Five Great Musical Comedy Albums

This is officially my 50th post on this page! Thank you guys so much for reading, and I hope to keep up what I’m doing and keep giving you guys something fun to read!

5. I Told You I Was FreakyFlight of the Conchords

98b37517dc8c4d271df95be94823bf5b7ae40bd2     The short lived, New Zealand-based duo of Bret McKenzie and Jermaine Clement is best known for their unique, often awkward and always hilarious television show on HBO, but they also have two critically acclaimed albums to their name. While their self-titled debut is iconic, the the sing-ability and irony of their 2009 sophomore release which slightly edges it to the top.

   Tracks like “Sugalumps,” and “I Told You I was Freaky,” ironically play on the tropes of sexualized music of the time, while “You Don’t Have to be a Prostitute,” and “Too Many Dicks,” round out the excellent track list. “We’re Both In Love With a Sexy Lady,” is probably my favorite moment on the record, brilliantly blending absurdist dry humor in a way that only Flight of the Conchords can.

4. I’m Black, You’re White & These Are Clearly ParodiesRucka Rucka Ali

51++rgu8KVL._SS500   Certainly the most offensive entry on this list by a mile, Rucka Rucka Ali made his name in the mid to late 2000’s with vulgar, raunchy parodies of popular music which he posted to his very successful YouTube channel. While his work today tends to be a bit over the top, and hasn’t adapted well to popular music’s shift toward trap and rap influences, this 2010 release, his most successful album to date, is simply fantastic.

   Tracks like “Emo (Like a Nazi)” and “Don’t Be a Playa Haiti” stand out to this day as highlights, as do “Go Cops!” “I Love Minorities,” and “Ima Korean.” Ever parody is at once hilarious and jaw-droppingly juvenile and offensive. Nearly three decades after the debut of Weird Al Yankovic, its fascinating to see his style and genre reinvented in such a popular way. It’s certainly worth a listen, but not meant for the easily offended.

3. Words, Words, WordsBo Burnham

download   Bo Burnham revolutionized modern comedy with back to back specials “What.” and “Make Happy,” in 2013 and 2016 with a hectic combination of musical comedy and pure standup. Before this, he’d built a massive audience as a Youtube personality in the sites earliest days. But after his online success and before reaching the status of revolutionary, he released the live recording of Words, Words, Words.

   Burnham’s manic energy is very much still present on this record, but channeled into the clever word play on “Oh, Bo,” or the quick witted title track. Even relatively juvenile songs like “Men & Women,” and “Ironic,” are dripping with his unique brand of postmodern absurdism. Contrasting this, Bo writes quite introspectively on “Art is Dead,” and the spoken tracks like his Shakespearean porn, and “One Man Shows,” are heartfelt and hilarious.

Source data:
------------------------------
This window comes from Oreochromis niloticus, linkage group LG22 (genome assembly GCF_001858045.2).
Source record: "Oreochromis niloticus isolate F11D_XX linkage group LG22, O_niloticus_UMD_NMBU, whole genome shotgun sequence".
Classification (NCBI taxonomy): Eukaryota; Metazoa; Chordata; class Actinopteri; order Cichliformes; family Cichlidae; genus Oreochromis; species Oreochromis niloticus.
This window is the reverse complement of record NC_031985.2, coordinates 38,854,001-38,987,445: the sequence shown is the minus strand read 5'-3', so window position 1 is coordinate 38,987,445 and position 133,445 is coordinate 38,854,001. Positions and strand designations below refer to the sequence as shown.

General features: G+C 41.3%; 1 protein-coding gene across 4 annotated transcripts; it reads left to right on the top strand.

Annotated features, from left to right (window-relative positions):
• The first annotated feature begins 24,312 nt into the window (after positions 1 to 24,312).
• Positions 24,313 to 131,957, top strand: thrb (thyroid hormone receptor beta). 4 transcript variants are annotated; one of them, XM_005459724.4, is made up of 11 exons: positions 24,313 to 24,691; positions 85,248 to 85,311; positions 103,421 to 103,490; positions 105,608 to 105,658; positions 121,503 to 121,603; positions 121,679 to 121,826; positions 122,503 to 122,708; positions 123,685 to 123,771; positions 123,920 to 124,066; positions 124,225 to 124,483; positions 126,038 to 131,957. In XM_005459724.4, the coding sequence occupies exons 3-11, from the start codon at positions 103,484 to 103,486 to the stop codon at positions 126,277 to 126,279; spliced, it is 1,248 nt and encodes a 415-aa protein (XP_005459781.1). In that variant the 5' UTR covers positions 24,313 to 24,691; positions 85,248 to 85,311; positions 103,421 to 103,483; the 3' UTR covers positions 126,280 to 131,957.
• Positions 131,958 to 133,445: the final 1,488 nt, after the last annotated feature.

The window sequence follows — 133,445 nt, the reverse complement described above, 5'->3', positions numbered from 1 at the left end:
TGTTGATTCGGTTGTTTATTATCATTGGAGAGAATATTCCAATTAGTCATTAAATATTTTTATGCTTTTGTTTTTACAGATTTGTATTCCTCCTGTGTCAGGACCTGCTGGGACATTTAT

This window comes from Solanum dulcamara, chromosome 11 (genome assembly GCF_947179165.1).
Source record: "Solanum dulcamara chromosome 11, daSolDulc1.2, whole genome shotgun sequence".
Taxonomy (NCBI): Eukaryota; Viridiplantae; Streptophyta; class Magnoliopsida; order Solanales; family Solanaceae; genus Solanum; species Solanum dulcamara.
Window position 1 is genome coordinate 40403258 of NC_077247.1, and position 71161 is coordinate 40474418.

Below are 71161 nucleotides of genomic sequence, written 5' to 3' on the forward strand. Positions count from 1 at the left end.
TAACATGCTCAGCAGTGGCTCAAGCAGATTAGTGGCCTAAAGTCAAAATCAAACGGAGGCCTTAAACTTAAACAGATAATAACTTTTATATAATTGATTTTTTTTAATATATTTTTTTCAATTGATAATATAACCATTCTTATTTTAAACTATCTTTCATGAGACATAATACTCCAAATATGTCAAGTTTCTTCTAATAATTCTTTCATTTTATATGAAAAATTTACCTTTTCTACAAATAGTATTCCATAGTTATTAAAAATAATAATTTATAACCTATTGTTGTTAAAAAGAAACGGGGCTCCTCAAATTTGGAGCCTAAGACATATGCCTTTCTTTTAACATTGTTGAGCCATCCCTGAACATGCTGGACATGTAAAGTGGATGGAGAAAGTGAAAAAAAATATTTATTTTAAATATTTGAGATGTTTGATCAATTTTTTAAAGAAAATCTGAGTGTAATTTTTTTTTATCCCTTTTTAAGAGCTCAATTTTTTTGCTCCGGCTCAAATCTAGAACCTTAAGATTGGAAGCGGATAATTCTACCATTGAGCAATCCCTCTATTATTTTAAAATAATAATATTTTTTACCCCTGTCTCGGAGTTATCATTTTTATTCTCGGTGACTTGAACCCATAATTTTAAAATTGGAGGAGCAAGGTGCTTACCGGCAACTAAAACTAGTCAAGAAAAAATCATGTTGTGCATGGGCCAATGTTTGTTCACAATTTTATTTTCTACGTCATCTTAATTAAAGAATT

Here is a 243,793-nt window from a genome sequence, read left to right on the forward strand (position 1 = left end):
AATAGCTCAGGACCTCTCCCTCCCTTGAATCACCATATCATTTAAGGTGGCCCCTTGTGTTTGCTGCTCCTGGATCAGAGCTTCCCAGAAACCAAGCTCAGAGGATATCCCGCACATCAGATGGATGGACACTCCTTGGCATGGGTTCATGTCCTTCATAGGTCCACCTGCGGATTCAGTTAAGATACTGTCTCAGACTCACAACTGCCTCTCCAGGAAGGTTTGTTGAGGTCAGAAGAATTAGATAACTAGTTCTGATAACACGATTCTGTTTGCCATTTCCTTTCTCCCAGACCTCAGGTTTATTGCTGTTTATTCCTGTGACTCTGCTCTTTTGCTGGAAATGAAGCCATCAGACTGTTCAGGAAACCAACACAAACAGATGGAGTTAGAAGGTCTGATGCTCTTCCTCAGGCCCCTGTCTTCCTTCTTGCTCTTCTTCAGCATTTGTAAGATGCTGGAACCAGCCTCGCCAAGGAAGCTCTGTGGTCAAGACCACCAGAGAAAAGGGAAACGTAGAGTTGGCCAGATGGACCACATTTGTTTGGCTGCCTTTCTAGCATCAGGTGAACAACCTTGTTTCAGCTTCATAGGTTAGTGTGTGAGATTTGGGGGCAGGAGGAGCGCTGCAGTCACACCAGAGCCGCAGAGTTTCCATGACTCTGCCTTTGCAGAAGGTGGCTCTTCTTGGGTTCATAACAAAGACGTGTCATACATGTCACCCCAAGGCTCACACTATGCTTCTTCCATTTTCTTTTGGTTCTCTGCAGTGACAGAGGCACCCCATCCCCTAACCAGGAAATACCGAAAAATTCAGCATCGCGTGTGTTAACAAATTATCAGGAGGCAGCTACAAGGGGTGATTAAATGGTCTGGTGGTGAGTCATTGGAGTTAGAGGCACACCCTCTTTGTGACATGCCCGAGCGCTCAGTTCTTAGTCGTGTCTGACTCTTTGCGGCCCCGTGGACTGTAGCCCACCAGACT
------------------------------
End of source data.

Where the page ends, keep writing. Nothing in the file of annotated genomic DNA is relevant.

2. Even WorseWeird Al Yankovic

Evenworse   Choosing just one album from the godfather of comedy music was, to say the least, difficult. His self-titled debut is historic, 2006’s Straight Outta Lynwood showed tremendous longevity, and the back to back releases In 3-D and Dare to Be Stupid in ’84 and ’85 jockeyed heavily for the top spot but, after much deliberation, I settled on 1988’s Even Worse. Here, even more so than the rest of his career, Yankovic is simply in rare form, dancing through elements of absurdist, geek, and ironic humor.

   The opener, “Fat,” is a highlight of Al’s career, while “Lasagna,” and “Alimony,” are impressive tracks on their own. “Melanie,” is easily his most impressive original track, and “I Think I’m a Clone Now,” is an instant classic. This album, from front to back, is nothing but a celebration of what musical comedy can be, and the inherent absurdity which comes along with it. The amount of hard work and dedication which goes into making something so goofy really captures the essence of what makes this genre so endearing. 

1. Tenacious DTenacious D

tenac   Today, Tenacious D is generally known a goofy side project for the likes of Jack Black and Dave Grohl, as well as a main project for Kyle Gass. But three albums, one movie, and about a decade ago, the duo burst onto the musical comedy scene with a record that was witty, creative, and raunchy as all hell.

   Tracks like “Wonderboy,” and “F*** Her Gently,” as well as short riff tracks like “Inward Singing,” and “Drive-Thru” played directly into the brand of vulgar stoner humor which formed the groups wheelhouse. The nine minute epic, “City Hall/I Believe/Malibu Nights Medley,” is an incredible closer, and, of course, this album can’t be discussed without mentioning the greatest and best song in the world, “Tribute,” which is easily one of the funniest tracks ever written.






Author: brendonsbeats

I'm a Sophomore at Middle Tennessee State University, studying audio-production while writing and playing music in Nashville. I love music more than anything else in the world, and I run this blog with the hope of introducing people to some great music that I love!

4 thoughts on “Five Great Musical Comedy Albums”

  1. Fun list! Your Wierd Al choice was a good one, it I’m sure it wasn’t easy! I would have originally put that album as #1 but after reading your reviews I’ll have to agree that Tenacious D may have just edged him out. That album is so singable and fun!! Little surprised to not see any Adam Sandler albums on the list. But those weren’t as musical as the ones you chose.

    Liked by 1 person

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